How To Do IELTS Listening Note/Form/Table/Chart Completion Questions
Remember, the IELTS listening test has 4 parts each with 10 questions and lasts for 30 minutes in total. After that you will then have 10 minutes to move your answers to the answer sheet provided.
- Part 1 is a general conversation between 2 people.
- Part 2 is a monologue with just one person talking about a general topic.
- Part 3 is an everyday conversation between 2-3 people.
- Part 4 is one speaker giving an academic lecture.
Note/Form/Table/Chart Completion in the IELTS listening test are often more difficult than they should be. This is how they might appear:
Below is my step by step guide on how to do IELTS Note/Form/Table/Chart Completion listening questions:
1.Read all of the question instructions carefully paying attention to any word limit given.
2.Take a moment to understand the rest of the note/form.
3.Think about synonyms for words on the form.
4.Use the information given to predict the types of answers you should be listening for.
5.Listen carefully and fill in the missing information.
6.Guess if you need to and then move on.
Tips and Tricks
Usually these types of questions require you to write in facts and figures such as times and dates.
As you should know what type of information you are listening for you should be ready for when you do hear it.
You will often hear more than one piece of information that could fit the gap though, so do not just write in the first time or date that you hear.
Sometimes the speaker will correct their own answer meaning that the first response they gave was incorrect. For example: 'The bus leaves at 6.30 pm. Oh wait a minute, no it doesn't it leaves at 6.40 pm.' So, watch out for this trick!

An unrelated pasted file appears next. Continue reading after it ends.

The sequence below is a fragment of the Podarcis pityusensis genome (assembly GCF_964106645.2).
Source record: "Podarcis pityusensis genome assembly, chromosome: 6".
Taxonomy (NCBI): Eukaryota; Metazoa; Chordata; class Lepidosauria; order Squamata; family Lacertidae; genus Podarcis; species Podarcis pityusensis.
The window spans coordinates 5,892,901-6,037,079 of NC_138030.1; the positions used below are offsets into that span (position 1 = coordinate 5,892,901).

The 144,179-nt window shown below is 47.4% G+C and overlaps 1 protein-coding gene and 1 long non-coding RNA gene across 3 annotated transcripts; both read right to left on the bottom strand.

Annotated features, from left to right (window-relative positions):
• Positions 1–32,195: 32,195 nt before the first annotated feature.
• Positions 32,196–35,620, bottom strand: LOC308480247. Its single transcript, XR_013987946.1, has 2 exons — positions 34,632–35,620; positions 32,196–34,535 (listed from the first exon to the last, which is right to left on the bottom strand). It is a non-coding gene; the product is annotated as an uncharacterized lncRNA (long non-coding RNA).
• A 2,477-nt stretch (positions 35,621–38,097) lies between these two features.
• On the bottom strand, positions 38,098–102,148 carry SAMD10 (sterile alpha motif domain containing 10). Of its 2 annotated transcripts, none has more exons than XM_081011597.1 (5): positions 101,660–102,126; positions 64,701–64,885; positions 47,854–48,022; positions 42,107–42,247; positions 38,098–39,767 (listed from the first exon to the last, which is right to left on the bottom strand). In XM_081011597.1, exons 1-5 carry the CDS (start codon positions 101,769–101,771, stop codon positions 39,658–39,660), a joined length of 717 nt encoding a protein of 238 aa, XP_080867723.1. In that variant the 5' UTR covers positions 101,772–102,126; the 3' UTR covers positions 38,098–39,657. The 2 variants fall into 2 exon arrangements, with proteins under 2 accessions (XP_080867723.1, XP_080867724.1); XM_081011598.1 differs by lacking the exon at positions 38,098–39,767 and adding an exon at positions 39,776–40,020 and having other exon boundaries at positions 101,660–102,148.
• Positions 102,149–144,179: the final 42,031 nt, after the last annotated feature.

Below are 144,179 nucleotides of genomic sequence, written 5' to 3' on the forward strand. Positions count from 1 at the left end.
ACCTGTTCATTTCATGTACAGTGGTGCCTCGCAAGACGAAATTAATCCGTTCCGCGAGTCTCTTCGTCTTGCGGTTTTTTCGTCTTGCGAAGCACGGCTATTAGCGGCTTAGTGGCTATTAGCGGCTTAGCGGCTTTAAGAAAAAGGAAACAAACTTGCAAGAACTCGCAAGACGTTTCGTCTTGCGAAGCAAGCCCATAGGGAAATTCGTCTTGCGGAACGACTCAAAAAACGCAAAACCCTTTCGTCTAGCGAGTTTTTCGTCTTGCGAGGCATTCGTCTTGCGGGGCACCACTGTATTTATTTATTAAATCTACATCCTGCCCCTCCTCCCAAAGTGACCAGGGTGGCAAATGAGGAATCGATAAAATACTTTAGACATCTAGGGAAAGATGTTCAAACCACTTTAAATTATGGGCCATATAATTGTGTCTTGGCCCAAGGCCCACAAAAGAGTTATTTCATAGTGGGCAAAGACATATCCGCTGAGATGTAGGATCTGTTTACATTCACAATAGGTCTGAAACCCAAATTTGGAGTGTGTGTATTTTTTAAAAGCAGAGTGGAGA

A Few More Ideas To Help:
Sometimes between recordings there is an opportunity for a short break. Avoid using this time to check previous answers and instead use this to read ahead and understand the upcoming multiple choice questions.
Don’t get ‘held up’ on one question if you are not sure, make your best guess and be ready for the next question.
If you hear words such as, ‘even though’, ‘but’, or ‘however’ then this can be a sign that the meaning of a sentence is going to be modified in some way which may affect your choice.
And finally, make sure you are clear on the the steps you are going to go through when answering each IELTS listening question type. Practicing the steps will give you confidence and help you remain calm on test day AND hopefully boost your score!
Free IELTS Listening Samples And Practice Tests